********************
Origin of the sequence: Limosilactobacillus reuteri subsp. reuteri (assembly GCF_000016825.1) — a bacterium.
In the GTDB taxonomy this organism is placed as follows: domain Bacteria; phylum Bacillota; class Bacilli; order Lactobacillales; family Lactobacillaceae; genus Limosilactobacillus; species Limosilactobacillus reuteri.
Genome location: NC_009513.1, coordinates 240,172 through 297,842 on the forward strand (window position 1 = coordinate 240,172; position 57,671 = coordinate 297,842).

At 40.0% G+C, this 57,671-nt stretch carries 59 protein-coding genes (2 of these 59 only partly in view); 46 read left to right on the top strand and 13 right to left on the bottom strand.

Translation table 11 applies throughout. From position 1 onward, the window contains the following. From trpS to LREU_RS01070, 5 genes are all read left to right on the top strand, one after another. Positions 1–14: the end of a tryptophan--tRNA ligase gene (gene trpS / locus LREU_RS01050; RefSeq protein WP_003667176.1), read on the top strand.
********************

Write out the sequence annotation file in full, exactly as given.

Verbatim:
Origin of the sequence: Limosilactobacillus reuteri subsp. reuteri (assembly GCF_000016825.1) — a bacterium.
In the GTDB taxonomy this organism is placed as follows: domain Bacteria; phylum Bacillota; class Bacilli; order Lactobacillales; family Lactobacillaceae; genus Limosilactobacillus; species Limosilactobacillus reuteri.
Genome location: NC_009513.1, coordinates 240,172 through 297,842 on the forward strand (window position 1 = coordinate 240,172; position 57,671 = coordinate 297,842).

At 40.0% G+C, this 57,671-nt stretch carries 59 protein-coding genes (2 of these 59 only partly in view); 46 read left to right on the top strand and 13 right to left on the bottom strand.

Translation table 11 applies throughout. From position 1 onward, the window contains the following. From trpS to LREU_RS01070, 5 genes are all read left to right on the top strand, one after another. Positions 1–14: the end of a tryptophan--tRNA ligase gene (gene trpS / locus LREU_RS01050; RefSeq protein WP_003667176.1), read on the top strand.